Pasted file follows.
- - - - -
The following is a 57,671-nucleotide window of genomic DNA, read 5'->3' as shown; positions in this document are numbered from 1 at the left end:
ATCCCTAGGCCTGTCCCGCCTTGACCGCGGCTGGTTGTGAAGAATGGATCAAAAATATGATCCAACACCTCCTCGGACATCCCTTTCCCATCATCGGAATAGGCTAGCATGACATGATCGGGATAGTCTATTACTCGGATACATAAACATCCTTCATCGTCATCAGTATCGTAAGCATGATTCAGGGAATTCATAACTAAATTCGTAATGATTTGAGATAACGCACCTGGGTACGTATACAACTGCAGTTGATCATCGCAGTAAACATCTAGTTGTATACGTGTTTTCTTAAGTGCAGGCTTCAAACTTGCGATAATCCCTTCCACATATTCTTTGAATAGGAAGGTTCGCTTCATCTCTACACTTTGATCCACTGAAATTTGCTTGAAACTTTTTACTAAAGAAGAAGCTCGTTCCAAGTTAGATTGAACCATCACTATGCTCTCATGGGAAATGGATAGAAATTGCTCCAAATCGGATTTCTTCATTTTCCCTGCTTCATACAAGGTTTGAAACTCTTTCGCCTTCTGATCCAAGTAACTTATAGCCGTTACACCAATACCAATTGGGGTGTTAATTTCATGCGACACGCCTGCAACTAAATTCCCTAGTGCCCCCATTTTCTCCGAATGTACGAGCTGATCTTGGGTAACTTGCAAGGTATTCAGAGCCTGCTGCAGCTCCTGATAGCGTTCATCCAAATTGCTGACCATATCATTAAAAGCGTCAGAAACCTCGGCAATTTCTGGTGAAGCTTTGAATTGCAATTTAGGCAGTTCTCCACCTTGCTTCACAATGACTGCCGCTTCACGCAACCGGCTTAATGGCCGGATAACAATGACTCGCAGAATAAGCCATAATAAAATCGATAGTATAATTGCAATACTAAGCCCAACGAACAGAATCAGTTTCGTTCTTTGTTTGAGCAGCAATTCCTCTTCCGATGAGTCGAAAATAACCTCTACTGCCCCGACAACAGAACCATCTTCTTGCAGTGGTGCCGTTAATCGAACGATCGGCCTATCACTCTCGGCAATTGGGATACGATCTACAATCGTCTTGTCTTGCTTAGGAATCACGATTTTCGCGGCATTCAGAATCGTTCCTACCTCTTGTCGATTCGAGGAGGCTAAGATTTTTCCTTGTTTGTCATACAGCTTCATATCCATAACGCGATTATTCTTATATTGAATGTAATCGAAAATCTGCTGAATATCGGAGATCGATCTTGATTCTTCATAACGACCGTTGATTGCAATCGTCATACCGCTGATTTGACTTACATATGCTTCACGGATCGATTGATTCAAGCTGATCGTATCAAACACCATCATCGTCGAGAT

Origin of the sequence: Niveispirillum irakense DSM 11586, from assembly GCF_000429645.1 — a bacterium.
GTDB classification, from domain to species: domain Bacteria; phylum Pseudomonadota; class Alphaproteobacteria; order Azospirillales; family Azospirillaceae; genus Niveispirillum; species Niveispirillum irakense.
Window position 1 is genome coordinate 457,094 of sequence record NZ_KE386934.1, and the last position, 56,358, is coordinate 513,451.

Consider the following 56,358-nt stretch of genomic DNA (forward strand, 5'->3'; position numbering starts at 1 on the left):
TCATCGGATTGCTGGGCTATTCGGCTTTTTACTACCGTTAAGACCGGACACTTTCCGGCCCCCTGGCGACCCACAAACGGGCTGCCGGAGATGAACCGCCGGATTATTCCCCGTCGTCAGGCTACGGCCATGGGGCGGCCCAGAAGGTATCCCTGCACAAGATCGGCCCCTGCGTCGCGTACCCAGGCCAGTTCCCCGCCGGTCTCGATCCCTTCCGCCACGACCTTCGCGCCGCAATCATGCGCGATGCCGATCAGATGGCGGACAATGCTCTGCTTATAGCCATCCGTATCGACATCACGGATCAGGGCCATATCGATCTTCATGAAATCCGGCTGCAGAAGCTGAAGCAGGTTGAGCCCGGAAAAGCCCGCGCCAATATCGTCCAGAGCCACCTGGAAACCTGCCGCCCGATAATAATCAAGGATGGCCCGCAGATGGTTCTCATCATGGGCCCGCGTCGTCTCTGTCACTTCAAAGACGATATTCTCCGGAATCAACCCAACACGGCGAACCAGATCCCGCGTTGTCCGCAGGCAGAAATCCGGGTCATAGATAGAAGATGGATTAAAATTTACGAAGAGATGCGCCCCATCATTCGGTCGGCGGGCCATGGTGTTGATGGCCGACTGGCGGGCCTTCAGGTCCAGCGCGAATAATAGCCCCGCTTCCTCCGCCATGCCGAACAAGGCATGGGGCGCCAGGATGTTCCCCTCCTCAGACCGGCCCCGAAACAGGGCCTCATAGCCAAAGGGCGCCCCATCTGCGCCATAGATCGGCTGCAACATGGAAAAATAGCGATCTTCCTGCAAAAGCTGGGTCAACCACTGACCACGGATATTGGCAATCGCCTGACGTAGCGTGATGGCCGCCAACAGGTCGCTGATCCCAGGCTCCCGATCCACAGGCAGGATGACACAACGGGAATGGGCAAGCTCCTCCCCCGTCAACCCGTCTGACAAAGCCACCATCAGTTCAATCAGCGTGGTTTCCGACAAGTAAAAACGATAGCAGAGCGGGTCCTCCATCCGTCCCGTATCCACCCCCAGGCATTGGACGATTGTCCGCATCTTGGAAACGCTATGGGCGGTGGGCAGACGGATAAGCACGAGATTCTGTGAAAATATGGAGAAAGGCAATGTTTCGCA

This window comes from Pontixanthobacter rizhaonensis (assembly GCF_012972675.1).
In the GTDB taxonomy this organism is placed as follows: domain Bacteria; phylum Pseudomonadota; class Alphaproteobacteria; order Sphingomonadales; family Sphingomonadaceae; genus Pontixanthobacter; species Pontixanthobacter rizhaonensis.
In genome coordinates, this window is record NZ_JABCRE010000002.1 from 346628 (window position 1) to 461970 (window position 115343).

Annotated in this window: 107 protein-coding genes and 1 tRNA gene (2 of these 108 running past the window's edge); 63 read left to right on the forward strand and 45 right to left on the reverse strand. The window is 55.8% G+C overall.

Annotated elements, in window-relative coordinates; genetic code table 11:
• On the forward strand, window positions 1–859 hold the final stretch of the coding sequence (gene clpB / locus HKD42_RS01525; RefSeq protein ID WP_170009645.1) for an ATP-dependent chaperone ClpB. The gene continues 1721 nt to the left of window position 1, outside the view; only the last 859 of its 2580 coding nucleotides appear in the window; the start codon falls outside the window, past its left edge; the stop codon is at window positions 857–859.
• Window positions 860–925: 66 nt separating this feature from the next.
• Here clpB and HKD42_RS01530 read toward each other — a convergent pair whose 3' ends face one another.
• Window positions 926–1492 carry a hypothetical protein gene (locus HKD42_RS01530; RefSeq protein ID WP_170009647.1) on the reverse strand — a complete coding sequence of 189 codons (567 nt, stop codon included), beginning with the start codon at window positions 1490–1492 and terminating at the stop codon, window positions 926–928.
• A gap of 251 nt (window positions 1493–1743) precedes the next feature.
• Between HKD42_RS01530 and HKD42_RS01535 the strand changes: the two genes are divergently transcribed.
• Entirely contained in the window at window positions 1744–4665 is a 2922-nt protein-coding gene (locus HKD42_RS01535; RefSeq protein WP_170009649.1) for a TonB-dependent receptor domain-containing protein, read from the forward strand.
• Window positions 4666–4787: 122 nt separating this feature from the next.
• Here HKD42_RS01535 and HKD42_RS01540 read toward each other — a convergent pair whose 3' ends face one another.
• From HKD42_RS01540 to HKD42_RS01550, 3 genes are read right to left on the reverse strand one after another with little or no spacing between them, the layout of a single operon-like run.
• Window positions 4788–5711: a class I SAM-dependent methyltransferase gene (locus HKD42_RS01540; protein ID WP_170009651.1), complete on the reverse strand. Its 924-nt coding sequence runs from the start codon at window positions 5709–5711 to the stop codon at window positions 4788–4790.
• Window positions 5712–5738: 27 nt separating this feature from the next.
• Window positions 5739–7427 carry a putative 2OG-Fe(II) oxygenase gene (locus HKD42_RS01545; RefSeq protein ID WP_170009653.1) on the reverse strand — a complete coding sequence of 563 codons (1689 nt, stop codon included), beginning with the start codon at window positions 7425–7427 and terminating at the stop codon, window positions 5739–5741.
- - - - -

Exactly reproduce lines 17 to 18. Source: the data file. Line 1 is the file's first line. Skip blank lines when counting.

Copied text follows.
• A gap of 251 nt (window positions 1493–1743) precedes the next feature.
• Between HKD42_RS01530 and HKD42_RS01535 the strand changes: the two genes are divergently transcribed.